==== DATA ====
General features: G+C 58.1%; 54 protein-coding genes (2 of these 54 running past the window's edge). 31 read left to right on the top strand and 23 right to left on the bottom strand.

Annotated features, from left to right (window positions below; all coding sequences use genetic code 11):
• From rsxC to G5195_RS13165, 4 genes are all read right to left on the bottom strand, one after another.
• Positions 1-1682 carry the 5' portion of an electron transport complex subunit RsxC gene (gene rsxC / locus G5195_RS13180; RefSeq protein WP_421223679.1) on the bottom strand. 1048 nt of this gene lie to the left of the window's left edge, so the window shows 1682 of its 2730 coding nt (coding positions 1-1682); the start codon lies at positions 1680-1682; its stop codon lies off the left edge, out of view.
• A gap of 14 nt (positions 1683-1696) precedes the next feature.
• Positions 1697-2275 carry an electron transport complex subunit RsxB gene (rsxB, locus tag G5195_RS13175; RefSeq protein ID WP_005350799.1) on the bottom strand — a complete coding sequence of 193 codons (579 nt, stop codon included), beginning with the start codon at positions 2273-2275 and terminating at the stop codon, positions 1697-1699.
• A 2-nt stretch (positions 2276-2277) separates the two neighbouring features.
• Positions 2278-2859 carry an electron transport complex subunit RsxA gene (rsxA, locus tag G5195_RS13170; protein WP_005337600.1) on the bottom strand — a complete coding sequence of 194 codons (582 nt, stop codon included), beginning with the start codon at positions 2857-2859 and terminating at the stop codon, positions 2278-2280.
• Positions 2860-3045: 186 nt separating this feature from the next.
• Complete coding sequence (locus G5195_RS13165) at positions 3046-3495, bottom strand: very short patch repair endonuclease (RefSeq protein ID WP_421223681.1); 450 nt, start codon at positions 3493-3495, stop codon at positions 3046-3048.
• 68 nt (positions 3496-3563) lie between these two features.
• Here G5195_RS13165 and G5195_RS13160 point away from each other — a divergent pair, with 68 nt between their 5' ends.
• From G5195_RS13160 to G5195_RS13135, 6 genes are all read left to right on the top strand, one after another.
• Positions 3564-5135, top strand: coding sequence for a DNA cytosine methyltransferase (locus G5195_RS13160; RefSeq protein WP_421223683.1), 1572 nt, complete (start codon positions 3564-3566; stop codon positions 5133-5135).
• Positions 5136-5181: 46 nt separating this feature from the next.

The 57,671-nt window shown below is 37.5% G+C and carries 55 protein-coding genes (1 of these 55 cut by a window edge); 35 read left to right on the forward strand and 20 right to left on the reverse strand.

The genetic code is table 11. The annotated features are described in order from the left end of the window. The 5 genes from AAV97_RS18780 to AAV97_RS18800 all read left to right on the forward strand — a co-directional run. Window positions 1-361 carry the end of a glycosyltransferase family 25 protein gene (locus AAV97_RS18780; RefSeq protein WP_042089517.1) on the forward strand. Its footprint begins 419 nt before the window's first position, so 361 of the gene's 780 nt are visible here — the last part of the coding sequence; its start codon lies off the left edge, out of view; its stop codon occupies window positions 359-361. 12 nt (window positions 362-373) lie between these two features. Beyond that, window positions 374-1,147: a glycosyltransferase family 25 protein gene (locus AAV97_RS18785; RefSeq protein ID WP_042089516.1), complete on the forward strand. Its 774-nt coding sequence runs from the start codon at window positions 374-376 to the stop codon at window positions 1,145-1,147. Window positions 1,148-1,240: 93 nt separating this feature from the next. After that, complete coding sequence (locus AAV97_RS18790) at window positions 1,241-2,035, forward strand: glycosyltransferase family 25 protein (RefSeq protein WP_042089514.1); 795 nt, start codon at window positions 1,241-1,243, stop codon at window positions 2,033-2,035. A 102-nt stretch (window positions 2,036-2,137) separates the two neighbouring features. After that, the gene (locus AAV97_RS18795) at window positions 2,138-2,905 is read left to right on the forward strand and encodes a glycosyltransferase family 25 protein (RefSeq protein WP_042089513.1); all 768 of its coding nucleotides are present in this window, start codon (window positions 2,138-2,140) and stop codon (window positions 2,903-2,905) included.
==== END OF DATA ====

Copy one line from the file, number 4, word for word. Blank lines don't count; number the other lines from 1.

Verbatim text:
• Positions 1-1682 carry the 5' portion of an electron transport complex subunit RsxC gene (gene rsxC / locus G5195_RS13180; RefSeq protein WP_421223679.1) on the bottom strand. 1048 nt of this gene lie to the left of the window's left edge, so the window shows 1682 of its 2730 coding nt (coding positions 1-1682); the start codon lies at positions 1680-1682; its stop codon lies off the left edge, out of view.